- The reference to Jesus as “our hope” is a phrase Paul uses five times in the PE and only five other times total in his other letters. A minor point, but still one that is unusual. Miller, citing C.K. Barrett, suggests that these items reveal liturgical additions and propose that Paul might have simply written, “Paul to Timothy, my true child in the faith. Grace and peace from God our Father and Christ Jesus our Lord. (59)
- The language change from Christ as Savior to God as Savior as well as from Jesus Christ to Christ Jesus suggests a later writing borrowing from popular liturgical sayings as opposed to typical Pauline phrases. Further, the phrase “in faith” is not known to be something Paul might write. (Dibelius 13-14)
- It is interesting that the writer references Christ Jesus three times in these two verses, yet doesn’t go on to delve into any Christological themes as Paul was known to do. One might suggest that the corrective matters at hand took precedence. However, it also seems to stack the deck with another item pressing too hard for authenticity. (Krause 29-30)
The result yields an introduction that for all intents and purposes should sound Pauline, but in reality is a bit of a “clanging cymbal.”
This introduction, as well as 2 Timothy and Titus, seem to have become formulaic in usage. Let’s not forget that in our culture and age, we can readily examine several other Pauline letters just bu flipping a few pages in any Bible, so spotting a counterfeit is in some ways easier. It is quite possible that the intended audience, not necessarily Timothy alone, would have heard or read this introduction and accepted it as genuine simply because these words resonated with them as something Paul would say…”because these are things we say.”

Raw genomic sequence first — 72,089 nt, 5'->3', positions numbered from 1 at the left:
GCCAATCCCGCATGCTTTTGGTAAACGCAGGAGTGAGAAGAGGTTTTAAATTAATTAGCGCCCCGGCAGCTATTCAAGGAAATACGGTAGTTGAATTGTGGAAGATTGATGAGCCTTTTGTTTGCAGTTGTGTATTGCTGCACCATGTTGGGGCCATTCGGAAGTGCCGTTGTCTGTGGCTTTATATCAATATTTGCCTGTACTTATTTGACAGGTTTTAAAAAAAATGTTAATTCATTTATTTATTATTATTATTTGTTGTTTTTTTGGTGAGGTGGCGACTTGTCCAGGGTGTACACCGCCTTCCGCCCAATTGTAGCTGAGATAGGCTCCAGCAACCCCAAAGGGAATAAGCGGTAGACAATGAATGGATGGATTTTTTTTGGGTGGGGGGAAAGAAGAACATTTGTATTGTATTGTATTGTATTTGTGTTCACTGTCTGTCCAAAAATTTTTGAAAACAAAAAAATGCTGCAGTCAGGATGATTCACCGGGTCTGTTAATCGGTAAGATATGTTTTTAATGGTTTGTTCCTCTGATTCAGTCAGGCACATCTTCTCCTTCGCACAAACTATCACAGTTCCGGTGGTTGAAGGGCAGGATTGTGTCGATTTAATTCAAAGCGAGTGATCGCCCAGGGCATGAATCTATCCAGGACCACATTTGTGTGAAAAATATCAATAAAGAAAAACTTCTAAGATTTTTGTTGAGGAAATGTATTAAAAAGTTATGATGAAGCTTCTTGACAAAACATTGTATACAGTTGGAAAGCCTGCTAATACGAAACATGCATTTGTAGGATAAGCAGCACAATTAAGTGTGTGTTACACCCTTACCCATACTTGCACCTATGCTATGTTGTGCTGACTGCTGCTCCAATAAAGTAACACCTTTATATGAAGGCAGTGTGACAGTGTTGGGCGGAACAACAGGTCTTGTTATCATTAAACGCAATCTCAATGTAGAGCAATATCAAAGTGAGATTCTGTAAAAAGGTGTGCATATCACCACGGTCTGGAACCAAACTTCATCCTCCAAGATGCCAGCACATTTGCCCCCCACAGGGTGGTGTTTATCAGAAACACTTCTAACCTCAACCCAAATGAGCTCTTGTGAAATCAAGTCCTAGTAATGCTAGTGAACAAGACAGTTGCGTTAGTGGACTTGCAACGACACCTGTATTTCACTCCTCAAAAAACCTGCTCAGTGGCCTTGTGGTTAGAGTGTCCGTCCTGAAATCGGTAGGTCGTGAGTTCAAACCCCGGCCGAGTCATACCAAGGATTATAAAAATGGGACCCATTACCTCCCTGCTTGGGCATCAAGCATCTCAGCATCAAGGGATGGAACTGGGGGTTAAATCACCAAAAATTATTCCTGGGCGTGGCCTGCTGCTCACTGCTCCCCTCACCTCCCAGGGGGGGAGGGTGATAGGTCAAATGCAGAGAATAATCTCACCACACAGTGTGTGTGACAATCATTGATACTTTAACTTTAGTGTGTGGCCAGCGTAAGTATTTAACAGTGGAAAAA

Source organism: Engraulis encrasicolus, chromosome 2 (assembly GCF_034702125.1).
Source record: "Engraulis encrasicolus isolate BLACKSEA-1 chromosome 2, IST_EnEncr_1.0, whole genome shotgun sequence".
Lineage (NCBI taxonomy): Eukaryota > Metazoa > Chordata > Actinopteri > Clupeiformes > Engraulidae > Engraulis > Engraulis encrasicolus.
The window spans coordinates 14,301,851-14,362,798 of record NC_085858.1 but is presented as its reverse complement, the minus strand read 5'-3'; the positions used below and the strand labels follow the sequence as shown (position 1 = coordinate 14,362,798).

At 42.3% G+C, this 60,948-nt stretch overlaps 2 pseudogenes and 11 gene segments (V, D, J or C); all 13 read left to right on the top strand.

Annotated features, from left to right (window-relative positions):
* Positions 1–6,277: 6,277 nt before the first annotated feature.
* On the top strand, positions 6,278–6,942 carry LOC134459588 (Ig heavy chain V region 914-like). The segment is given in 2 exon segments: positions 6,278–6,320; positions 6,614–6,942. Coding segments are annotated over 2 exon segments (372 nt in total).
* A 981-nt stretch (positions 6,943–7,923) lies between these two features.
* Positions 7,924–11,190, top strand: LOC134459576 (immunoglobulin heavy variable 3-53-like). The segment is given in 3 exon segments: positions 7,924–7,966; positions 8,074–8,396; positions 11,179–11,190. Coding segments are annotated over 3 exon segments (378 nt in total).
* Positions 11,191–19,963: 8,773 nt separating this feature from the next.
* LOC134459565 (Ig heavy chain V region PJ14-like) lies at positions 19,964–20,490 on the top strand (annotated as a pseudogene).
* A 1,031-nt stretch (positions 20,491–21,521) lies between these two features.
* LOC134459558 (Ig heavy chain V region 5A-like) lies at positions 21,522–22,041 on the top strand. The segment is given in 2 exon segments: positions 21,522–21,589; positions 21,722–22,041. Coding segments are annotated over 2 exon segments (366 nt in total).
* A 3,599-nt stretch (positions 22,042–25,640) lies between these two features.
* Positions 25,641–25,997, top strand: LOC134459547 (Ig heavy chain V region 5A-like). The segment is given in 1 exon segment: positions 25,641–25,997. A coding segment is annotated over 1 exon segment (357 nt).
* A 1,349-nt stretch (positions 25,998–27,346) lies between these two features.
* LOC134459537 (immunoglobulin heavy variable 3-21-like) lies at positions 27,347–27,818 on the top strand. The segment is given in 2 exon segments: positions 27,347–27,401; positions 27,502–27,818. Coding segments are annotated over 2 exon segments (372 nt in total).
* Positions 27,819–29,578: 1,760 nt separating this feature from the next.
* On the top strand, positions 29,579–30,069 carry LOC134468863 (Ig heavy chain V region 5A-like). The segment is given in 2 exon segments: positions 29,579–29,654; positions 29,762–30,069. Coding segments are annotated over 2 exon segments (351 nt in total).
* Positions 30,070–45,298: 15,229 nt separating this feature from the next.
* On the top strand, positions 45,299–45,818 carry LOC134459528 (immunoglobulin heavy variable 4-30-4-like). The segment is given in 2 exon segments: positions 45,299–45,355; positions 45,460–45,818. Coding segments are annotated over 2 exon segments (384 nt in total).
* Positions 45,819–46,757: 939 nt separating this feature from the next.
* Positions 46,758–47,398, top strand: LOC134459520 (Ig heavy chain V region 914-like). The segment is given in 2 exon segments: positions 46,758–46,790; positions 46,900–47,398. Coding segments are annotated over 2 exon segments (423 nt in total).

This is, at least, one way to look at these two introductory verses as formulaic. They provided a formula of words that were quickly recognized as valid, as opposed to invalid. In other words, the writer is using words and phrases in such a way that the hearer/reader will immediately associate them with Paul…at least among themselves. The danger with formulaic phrases is that they can become catch phrases used to manipulate people, or in this case, those who heard or read this short letter.
Perhaps we, too, have become comfortable with the formulaic nature of certain phrases. Perhaps, upon tearing this letter apart and reconstructing it afresh in our hearts and minds we might be able to distinguish it for what it is and apply it accordingly. No doubt, this letter is a part of our Christian heritage and as such deserves a hearing.
One of the possibilities I would like to examine is that this writer was not Paul. It was someone, most definitely male, with authority among a group, church, group of churches or a region that was writing under Paul’s name to influence a change in teaching and practice toward what he thought was necessary. (Krause 29) So, in these first two verses alone, we already encounter “the others.” They are still off in the shadows, but make no mistake, they are the reason for this corrective letter. They have been called out and this author would prefer them to be silenced.